City Council and voters can help ease city’s financial woes

Last week we urged City of Hamtramck employees to agree to contract concessions to ensure the city’s survival.

Hamtramck is facing a $3 million budget deficit and by January the city could be without cash to pay bills or meet employee payroll.
There are two other groups who could ease Hamtramck’s financial crisis: the City Council and voters.

The council can still increase the city’s maximum tax millage rate by 2.3 mills. That increase will bring in an additional $500,000 a year. A majority of councilmembers have blocked increasing the city’s maximum tax rate despite the financial burden on the city.

Yes, homeowners are under financial strain too. But the alternative to not doing anything is for the city to come under the control of a state-appointed emergency financial manager. If a financial manager does step in, the very first thing that he or she will do is raise our tax rate to the legal limit it’s allowed.

It appears some councilmembers don’t have the courage to raise the tax rate for fear of voter backlash.

To that, we can only say: get some courage and do the right thing.

The council can also further help matters out by at least allowing voters to decide whether to increase our property tax rate past the limit allowed by law unless it’s voter-approved.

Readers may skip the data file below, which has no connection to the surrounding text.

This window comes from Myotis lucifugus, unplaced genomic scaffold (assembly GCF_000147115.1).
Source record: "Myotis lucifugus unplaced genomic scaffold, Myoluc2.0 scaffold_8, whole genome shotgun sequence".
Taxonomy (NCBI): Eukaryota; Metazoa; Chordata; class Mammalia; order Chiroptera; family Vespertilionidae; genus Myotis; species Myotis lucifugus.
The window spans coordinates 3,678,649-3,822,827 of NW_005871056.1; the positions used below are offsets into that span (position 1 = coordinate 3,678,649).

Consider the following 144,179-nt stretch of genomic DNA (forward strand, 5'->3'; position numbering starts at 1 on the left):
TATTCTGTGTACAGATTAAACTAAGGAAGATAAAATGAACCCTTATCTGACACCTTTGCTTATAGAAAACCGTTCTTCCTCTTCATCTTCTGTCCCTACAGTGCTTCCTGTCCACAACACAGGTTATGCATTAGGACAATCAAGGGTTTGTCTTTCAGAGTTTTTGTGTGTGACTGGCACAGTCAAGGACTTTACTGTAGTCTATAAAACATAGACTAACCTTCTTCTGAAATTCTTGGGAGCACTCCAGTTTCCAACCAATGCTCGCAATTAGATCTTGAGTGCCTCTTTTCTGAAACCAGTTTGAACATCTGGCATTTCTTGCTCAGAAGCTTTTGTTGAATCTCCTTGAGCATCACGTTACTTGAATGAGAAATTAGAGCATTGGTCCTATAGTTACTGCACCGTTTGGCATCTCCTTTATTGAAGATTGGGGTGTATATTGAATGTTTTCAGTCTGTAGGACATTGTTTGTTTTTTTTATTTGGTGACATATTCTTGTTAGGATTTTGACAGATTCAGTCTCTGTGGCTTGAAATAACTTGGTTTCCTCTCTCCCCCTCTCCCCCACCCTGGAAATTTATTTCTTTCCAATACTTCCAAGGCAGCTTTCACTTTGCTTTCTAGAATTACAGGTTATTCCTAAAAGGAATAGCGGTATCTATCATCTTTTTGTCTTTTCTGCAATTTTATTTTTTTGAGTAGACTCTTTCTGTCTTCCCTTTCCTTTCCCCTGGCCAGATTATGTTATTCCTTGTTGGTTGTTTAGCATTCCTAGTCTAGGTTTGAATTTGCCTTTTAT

The city needs at least an additional 5 mills added to the tax rolls. That would bring in about $1 million a year. What the city really needs is an extra $3 million a year to prevent it from going bankrupt.

Asking for an additional $3 million would require an extra 14 mills. We doubt voters would approve that – although it would mean only an extra $420 a year.

At the very least the council should allow voters to decide the fate of the city. The extra money could be earmarked solely for budget deficit reduction.

Hamtramck is coming to a crossroads. If the city goes bankrupt it’s a good bet a state-appointed financial manager would contract out the city’s most expensive budget item: public safety.

It’s a very real possibility that we will be forced to merge our fire and police services. We think that would have dire consequences for the city.

Voters should be able to decide what will happen to the city. City officials need to get this proposal on the next available election date and stand out of the way. Let the voters decide.

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